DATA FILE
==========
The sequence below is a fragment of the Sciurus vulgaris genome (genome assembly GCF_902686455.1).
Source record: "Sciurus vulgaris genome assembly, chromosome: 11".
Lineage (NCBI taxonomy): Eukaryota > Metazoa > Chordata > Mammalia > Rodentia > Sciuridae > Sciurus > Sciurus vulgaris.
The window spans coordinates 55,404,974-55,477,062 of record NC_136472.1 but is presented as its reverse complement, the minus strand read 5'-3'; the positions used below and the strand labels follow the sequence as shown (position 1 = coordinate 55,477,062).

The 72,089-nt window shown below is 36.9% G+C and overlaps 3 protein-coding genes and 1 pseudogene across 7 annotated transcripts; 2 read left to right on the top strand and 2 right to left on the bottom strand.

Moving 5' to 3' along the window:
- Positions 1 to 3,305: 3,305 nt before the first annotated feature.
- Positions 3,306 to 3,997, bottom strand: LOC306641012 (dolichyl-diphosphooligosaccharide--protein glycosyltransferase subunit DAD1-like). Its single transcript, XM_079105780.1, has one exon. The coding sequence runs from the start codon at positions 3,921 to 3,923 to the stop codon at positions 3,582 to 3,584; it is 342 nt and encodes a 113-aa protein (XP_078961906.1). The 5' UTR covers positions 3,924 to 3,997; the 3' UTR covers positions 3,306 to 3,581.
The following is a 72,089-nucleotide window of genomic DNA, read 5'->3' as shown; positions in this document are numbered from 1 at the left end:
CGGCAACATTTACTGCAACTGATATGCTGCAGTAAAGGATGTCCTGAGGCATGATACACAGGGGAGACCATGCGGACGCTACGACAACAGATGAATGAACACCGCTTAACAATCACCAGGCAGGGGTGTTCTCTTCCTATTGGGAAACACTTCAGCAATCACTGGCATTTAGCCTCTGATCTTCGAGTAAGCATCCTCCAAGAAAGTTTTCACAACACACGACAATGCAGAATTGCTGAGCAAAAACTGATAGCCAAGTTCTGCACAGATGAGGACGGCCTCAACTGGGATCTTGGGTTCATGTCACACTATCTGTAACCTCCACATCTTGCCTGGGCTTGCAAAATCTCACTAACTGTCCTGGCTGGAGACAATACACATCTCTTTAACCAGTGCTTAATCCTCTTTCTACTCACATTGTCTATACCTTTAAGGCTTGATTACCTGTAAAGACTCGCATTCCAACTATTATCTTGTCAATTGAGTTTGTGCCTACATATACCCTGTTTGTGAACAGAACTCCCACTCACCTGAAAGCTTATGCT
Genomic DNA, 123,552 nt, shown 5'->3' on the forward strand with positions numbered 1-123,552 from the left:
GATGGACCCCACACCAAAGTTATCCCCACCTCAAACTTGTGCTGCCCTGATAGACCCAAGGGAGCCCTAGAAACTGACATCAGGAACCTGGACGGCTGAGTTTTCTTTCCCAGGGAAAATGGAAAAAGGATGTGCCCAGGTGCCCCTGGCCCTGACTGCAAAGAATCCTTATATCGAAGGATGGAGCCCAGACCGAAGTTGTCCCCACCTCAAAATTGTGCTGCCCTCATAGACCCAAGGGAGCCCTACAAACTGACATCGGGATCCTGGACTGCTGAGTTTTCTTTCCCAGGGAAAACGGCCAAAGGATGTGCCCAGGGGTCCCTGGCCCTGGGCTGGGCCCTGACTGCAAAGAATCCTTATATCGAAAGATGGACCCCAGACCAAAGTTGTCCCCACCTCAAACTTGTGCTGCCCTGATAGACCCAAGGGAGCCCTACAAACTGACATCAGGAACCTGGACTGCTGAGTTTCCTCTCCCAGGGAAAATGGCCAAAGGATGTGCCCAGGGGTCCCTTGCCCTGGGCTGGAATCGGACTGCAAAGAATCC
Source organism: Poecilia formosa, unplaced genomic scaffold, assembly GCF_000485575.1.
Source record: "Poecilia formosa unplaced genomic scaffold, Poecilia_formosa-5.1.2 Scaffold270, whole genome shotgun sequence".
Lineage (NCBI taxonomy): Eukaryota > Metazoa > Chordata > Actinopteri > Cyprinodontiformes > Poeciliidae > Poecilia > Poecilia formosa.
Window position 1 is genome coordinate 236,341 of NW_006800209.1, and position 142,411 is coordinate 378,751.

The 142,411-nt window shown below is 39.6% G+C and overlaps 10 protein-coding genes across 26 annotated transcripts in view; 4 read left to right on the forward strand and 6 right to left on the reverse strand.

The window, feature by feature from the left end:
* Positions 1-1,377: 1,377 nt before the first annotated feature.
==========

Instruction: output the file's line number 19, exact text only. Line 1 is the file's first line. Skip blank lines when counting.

* Positions 1-1,377: 1,377 nt before the first annotated feature.